Finzi’s values were highly individual: his religious views were more spiritual than dogmatic. This Magnificat is not a liturgical setting, but a stand-alone, written for an American college choir. A dramatic organ introduction (Alexander Hamilton), leads to a series of choral and solo variations on the phrase “My soul doth magnify”, garlanding the text with different colours. The process repeats with other phrases, adding texture, ending with the phrase “Forever, forever, forever…” held until it fades into reverent hush. “The apparently rhapsodic freedom of the Magnificat is regulated by a technique whereby melodic contours either emerge as musical ‘anagrams’ of one another or give common prominence to certain intervals”, writes Francis Pott, resembling a corymbus in botanical terms. “In musical terms, this meant that a seminal idea would be added to upon its reappearance, thus heading in a new direction after the initial element of repetition.” David Bednall’s Nunc dimittis (2016), included in this recording, is a homage to Finzi, created (with a Gloria, not included) so the Magnificat can be used in Evensong.
Three miniatures that comprise Finzi’s opus no 27 are heard here, My Lovely One, God is gone up, and Welcome Sweet Sacrifice. The last, from 1951, is heard first, the tracery of the vocal parts echoing the patterns in the Magnificat. Here, the perennially popular God is gone up is augmented by brass fanfare, enhancing impact. Continuing the imagery of the Magnificat, Finzi’s White-flowering Days, was part of “A Garland for the Queen”, a collection of choral songs by different composers, premiered the night before the Coronation in 1953. Thus the “garlanding”, interweaving the parts into a cohesive whole. In Finzi’s Seven Poems of Robert Bridges Op 17 (1935-7) Finzi adapted the first person singular character of Bridge’s poems, which lends itself to unison setting, to polyphonic expression. The third song “My spirit sang all day” with its refrain “O my joy” is lively. For Finzi, the word “joy” signified personal happiness. Joy Finzi meant more to the composer than anything else. Any system of beliefs he held stemmed from the bedrock of their union. The last song “Haste on, my joys” tenderly balances major and minor keys, evoking from Finzi what Pott aptly describes as “an apt canonic rhythm whereby the upper voices seem to be perpetually nudging the lower ones along”. Gerald and Joy, in essence.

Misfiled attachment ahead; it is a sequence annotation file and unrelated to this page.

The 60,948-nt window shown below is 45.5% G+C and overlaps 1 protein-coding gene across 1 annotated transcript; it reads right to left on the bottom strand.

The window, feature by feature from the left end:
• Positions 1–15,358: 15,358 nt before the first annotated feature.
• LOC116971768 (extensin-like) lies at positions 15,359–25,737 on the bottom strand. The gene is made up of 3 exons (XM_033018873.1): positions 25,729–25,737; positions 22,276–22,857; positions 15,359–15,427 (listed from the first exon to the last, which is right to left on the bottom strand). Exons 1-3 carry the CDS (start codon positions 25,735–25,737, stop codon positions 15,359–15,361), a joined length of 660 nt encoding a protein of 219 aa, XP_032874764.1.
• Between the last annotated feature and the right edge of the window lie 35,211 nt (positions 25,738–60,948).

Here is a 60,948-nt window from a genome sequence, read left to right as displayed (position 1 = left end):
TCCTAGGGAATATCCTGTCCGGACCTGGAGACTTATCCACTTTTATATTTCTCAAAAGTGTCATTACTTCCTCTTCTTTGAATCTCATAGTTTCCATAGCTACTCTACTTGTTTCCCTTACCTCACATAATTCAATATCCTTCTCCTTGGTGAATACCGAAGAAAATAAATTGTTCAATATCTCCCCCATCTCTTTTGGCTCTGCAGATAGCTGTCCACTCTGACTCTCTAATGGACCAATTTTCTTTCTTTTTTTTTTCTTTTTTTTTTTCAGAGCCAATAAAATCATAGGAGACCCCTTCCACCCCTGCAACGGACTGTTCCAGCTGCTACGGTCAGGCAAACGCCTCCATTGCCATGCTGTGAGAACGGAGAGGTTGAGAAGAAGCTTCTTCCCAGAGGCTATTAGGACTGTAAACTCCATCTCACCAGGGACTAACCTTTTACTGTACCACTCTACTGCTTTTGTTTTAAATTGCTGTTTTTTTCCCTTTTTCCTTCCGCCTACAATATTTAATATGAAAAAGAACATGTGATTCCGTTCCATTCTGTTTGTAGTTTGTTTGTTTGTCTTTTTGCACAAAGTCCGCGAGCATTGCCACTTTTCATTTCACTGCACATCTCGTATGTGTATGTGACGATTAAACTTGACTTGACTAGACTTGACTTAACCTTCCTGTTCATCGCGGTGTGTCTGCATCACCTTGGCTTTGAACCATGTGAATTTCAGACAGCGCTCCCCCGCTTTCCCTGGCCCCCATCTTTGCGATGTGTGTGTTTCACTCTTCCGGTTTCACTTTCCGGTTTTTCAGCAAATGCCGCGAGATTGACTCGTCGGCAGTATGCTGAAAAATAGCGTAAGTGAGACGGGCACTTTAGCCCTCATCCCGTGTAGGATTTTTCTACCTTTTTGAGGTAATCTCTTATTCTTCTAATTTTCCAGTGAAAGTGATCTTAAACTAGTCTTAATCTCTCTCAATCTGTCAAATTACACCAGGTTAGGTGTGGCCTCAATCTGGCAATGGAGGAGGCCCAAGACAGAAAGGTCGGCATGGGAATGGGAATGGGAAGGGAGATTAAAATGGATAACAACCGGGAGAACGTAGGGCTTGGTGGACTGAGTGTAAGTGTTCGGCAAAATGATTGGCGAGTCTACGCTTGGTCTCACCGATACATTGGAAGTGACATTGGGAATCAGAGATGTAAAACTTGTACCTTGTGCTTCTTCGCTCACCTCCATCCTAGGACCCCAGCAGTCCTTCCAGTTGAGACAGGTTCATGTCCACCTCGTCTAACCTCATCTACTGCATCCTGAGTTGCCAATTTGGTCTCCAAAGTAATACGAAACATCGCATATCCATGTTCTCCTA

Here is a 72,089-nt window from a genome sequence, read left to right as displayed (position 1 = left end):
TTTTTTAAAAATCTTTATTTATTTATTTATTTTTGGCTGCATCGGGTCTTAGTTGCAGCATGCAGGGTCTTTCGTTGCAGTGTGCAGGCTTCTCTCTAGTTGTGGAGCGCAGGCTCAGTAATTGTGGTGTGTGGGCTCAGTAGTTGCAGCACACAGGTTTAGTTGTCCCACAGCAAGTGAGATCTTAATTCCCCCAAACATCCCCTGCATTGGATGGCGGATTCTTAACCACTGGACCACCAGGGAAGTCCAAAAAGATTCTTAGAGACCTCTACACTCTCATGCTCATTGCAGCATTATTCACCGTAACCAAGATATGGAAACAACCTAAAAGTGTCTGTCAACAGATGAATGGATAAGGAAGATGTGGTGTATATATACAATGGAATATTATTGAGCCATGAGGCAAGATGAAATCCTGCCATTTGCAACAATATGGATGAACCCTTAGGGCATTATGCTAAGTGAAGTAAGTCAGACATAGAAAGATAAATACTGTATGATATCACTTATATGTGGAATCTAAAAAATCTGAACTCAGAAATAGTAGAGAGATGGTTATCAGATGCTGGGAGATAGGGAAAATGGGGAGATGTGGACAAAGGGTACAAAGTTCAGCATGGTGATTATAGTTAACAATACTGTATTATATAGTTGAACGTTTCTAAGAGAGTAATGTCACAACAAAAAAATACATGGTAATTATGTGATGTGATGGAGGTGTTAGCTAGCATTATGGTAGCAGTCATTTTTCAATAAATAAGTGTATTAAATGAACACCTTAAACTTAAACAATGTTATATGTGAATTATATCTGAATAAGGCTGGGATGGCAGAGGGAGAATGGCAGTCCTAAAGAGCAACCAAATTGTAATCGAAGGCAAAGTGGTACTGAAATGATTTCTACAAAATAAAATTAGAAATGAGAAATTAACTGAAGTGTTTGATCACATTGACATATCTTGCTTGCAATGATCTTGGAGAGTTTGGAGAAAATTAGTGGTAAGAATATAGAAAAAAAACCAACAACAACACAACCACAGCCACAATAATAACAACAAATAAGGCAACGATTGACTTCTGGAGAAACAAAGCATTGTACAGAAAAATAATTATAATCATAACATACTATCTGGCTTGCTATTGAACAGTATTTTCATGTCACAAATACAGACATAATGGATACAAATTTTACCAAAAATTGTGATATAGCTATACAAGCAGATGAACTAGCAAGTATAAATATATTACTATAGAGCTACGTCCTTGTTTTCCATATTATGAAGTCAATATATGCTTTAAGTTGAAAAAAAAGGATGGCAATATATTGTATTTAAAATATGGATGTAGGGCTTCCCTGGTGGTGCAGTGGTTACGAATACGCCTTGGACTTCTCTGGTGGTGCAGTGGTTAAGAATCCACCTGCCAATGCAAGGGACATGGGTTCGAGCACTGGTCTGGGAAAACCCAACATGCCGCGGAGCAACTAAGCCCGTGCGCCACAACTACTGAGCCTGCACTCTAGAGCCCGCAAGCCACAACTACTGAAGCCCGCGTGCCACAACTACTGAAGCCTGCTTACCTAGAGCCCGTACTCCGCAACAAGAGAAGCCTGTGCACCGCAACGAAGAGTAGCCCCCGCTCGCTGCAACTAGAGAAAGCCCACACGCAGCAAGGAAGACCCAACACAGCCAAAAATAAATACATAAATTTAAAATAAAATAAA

Stephen Banfield, Finzi’s biographer, described Lo, the Full Final Sacrifice as ‘intense, almost necromantic atmosphere, laden with incense’, very High Church, Anglo-Catholic in nature. After the unaccompanied Seven Songs of Robert Bridges, the organ introduction feels even more profound. Finzi combines two poems by Richard Crashaw (1612-1649), after St Thomas Aquinas’ Adoro te and Lauda Sion Salvatorum. The mystery of the Eucharist is captured in the contemplative setting, where the choral parts are finely subdivided. As in the text, lines overlap, evoking the concept of communion. “Oh, let that love which thus makes Thee, mix with our low mortality”. The very high tessitura at this point might suggest the bell that signals consecration. In the second section “Rise, royal Sion!” the spirit is fortified by “the living and life-giving bread”. Thus revived, the tenor part (Edward Cunningham) can come to the fore, soaring above the choir. “O soft self-wounding pelican whose breast weeps balm for wounded man”. Joined by the bass (Frankie Postles), and the choir, the piece reaches its resolution, with glorious decoration on the last “Amen”.
image_description=Gerald Finzi Choral Works
product_title=Gerald Finzi Choral Works
product_by=Stephen Layton, Choir of Trinity College, Cambridge
product_id=Hyperion CDA68222 [CD]